Pennsylvania Attorney General Kathleen Kane has been on the job for only a month and already she has succeeded in doing what her predecessors and state lawmakers failed to do -- she has closed the Florida loophole on gun permits.
The loophole was an affront to Pennsylvania's sovereignty and it made a mockery of the process of ensuring that only responsible, law-abiding people could get concealed-carry permits for firearms. In the end, it didn't need a new piece of legislation to fix the problem. All it needed was an official -- read Ms. Kane -- to care enough and summon the will.
Here is how this notorious backdoor caper worked. If a Pennsylvania applicant for a gun carry permit was rejected in this state because of dubious character or criminal background, he could apply to the Florida Department of Agriculture and Consumer Services (another absurdity!) and Pennsylvania would have to accept Florida's judgment over its own. No matter how ridiculous, this is what reciprocity demanded.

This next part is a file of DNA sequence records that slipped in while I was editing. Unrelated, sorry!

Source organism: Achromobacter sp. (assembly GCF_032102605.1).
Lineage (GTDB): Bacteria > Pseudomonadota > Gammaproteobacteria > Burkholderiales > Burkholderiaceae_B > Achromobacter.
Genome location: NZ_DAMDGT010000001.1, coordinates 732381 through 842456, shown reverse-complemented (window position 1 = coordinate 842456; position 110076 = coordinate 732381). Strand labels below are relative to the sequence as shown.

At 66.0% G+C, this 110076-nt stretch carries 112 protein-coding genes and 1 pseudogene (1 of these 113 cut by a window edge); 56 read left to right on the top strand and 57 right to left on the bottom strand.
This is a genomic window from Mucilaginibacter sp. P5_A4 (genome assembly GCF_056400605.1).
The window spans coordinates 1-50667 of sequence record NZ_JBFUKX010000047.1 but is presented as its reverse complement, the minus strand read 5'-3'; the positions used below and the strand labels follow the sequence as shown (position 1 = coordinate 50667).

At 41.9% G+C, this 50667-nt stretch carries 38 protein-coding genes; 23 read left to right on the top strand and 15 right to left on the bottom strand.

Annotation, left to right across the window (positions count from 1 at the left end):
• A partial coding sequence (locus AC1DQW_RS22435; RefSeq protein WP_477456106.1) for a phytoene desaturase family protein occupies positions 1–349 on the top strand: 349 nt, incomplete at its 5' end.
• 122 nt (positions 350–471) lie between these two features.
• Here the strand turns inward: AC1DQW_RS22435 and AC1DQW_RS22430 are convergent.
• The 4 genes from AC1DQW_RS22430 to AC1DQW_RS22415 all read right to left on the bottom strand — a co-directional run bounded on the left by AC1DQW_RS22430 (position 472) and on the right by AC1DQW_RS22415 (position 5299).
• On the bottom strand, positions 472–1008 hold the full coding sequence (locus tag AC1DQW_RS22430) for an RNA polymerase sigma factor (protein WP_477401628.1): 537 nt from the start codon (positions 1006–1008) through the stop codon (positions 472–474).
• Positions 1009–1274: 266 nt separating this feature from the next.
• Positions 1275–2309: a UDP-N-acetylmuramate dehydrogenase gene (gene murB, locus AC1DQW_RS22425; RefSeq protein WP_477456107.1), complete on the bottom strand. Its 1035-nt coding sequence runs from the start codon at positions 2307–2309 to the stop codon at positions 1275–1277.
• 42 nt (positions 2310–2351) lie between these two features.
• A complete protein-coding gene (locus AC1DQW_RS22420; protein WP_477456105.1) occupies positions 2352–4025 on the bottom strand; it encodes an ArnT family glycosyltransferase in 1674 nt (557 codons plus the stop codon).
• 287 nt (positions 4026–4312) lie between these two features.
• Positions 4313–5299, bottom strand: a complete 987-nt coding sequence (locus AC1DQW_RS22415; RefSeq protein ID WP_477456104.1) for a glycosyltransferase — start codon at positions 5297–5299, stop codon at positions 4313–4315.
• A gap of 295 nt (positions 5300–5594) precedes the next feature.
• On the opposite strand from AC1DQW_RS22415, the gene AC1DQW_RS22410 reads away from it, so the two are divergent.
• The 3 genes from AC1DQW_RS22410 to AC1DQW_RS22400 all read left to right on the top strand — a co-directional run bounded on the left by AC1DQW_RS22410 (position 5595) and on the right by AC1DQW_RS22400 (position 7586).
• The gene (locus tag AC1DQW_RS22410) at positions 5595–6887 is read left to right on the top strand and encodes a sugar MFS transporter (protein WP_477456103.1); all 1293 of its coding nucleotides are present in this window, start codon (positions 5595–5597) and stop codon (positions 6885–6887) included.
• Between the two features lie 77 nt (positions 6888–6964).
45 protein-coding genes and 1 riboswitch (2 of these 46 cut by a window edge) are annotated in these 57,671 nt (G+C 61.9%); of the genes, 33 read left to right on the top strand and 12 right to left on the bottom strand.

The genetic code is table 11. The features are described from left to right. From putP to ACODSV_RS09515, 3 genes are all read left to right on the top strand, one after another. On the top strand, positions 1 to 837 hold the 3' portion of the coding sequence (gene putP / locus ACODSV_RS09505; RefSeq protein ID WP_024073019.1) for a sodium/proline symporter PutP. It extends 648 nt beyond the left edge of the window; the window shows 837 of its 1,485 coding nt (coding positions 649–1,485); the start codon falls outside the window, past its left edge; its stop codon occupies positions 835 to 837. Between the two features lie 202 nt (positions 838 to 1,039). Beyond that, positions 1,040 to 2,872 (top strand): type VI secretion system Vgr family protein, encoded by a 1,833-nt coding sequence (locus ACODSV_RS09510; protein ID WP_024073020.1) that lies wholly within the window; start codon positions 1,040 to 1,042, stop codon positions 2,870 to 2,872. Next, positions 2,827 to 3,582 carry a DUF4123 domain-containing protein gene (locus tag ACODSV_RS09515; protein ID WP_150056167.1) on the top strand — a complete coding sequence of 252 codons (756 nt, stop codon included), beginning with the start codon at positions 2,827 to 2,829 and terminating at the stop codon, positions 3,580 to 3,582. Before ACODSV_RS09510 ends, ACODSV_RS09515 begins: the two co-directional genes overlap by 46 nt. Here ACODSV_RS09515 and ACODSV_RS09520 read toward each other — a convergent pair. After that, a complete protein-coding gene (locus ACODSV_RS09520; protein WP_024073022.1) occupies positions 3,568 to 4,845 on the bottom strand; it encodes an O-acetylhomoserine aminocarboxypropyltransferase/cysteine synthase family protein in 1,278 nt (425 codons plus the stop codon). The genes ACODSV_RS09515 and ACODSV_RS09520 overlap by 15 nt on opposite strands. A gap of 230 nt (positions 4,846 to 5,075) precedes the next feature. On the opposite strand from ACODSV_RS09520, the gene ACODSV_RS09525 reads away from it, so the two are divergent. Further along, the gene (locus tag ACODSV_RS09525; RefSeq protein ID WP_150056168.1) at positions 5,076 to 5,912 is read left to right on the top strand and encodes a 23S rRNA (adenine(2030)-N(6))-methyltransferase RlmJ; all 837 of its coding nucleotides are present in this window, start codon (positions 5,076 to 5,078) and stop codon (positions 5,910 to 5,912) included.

This wasn't just a theoretical worry. A troublemaker named Marqus Hill was rejected for a Pennsylvania conceal-carry permit so he applied to Florida and was given one. Then, in 2010, he was charged with shooting to death an 18-year-old.
Responsible gun owners should not be alarmed because no harm has been done to them. Reciprocity still lives. Ms. Kane simply closed the loophole by seeking a modified arrangement with Florida, citing authority the Legislature gave attorneys general in 1995 to reach agreements with other states.
Under the new terms, if the 4,000 Pennsylvanians who have a Florida gun permit don't also hold one from Pennsylvania, they must apply for one within 120 days. Pennsylvania still recognizes Florida permits for nonresidents here and Florida still recognizes Pennsylvania permits for nonresidents there, but gone are the days when a Pennsylvania resident can use a concealed-carry permit from Florida instead of one from his home state.
Pennsylvania has gun reciprocity with 28 states, 18 of them by formal agreement. Although Florida has been the state with the most popular loophole, other states may pose problems too.
A spokesman for the attorney general said that other agreements will be examined. In a very short time, Ms. Kane and her staff have developed a common-sense remedy that others could not.